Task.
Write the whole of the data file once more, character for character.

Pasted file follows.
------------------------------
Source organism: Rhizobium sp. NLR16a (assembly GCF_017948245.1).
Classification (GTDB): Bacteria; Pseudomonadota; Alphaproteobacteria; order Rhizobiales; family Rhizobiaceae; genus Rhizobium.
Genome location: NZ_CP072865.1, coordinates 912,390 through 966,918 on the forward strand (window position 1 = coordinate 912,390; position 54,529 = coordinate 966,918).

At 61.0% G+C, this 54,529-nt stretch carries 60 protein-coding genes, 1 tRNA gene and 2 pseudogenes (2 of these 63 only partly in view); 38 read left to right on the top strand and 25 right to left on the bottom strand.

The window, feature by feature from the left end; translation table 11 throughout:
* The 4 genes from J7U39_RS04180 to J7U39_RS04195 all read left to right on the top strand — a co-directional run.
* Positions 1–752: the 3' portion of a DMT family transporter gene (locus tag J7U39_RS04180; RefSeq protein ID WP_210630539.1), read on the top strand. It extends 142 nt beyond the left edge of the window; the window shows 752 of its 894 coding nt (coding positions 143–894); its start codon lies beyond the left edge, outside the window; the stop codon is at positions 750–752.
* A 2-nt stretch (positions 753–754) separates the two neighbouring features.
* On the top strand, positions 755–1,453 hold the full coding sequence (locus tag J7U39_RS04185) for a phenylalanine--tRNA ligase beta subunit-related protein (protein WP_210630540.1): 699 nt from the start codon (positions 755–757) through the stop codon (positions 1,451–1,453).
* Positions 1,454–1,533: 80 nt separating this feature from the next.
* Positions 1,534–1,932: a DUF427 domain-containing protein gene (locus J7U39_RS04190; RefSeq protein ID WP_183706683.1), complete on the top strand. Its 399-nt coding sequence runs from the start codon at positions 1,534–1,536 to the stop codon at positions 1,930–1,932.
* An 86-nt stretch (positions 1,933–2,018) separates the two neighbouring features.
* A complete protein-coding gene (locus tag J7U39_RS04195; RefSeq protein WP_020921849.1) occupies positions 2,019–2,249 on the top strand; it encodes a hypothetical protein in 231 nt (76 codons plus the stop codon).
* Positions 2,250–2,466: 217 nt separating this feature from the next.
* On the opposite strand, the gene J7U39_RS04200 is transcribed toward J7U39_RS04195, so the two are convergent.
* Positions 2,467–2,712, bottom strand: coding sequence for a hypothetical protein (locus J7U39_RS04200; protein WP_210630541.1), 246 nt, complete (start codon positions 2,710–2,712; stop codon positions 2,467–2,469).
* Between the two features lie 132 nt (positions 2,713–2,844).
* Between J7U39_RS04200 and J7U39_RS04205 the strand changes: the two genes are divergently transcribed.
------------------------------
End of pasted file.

Source organism: Rhizobium sp. NLR16a (assembly GCF_017948245.1).
Classification (GTDB): Bacteria; Pseudomonadota; Alphaproteobacteria; order Rhizobiales; family Rhizobiaceae; genus Rhizobium.
Genome location: NZ_CP072865.1, coordinates 912,390 through 966,918 on the forward strand (window position 1 = coordinate 912,390; position 54,529 = coordinate 966,918).

At 61.0% G+C, this 54,529-nt stretch carries 60 protein-coding genes, 1 tRNA gene and 2 pseudogenes (2 of these 63 only partly in view); 38 read left to right on the top strand and 25 right to left on the bottom strand.

The window, feature by feature from the left end; translation table 11 throughout:
* The 4 genes from J7U39_RS04180 to J7U39_RS04195 all read left to right on the top strand — a co-directional run.
* Positions 1–752: the 3' portion of a DMT family transporter gene (locus tag J7U39_RS04180; RefSeq protein ID WP_210630539.1), read on the top strand. It extends 142 nt beyond the left edge of the window; the window shows 752 of its 894 coding nt (coding positions 143–894); its start codon lies beyond the left edge, outside the window; the stop codon is at positions 750–752.
* A 2-nt stretch (positions 753–754) separates the two neighbouring features.
* On the top strand, positions 755–1,453 hold the full coding sequence (locus tag J7U39_RS04185) for a phenylalanine--tRNA ligase beta subunit-related protein (protein WP_210630540.1): 699 nt from the start codon (positions 755–757) through the stop codon (positions 1,451–1,453).
* Positions 1,454–1,533: 80 nt separating this feature from the next.
* Positions 1,534–1,932: a DUF427 domain-containing protein gene (locus J7U39_RS04190; RefSeq protein ID WP_183706683.1), complete on the top strand. Its 399-nt coding sequence runs from the start codon at positions 1,534–1,536 to the stop codon at positions 1,930–1,932.
* An 86-nt stretch (positions 1,933–2,018) separates the two neighbouring features.
* A complete protein-coding gene (locus tag J7U39_RS04195; RefSeq protein WP_020921849.1) occupies positions 2,019–2,249 on the top strand; it encodes a hypothetical protein in 231 nt (76 codons plus the stop codon).
* Positions 2,250–2,466: 217 nt separating this feature from the next.
* On the opposite strand, the gene J7U39_RS04200 is transcribed toward J7U39_RS04195, so the two are convergent.
* Positions 2,467–2,712, bottom strand: coding sequence for a hypothetical protein (locus J7U39_RS04200; protein WP_210630541.1), 246 nt, complete (start codon positions 2,710–2,712; stop codon positions 2,467–2,469).
* Between the two features lie 132 nt (positions 2,713–2,844).
* Between J7U39_RS04200 and J7U39_RS04205 the strand changes: the two genes are divergently transcribed.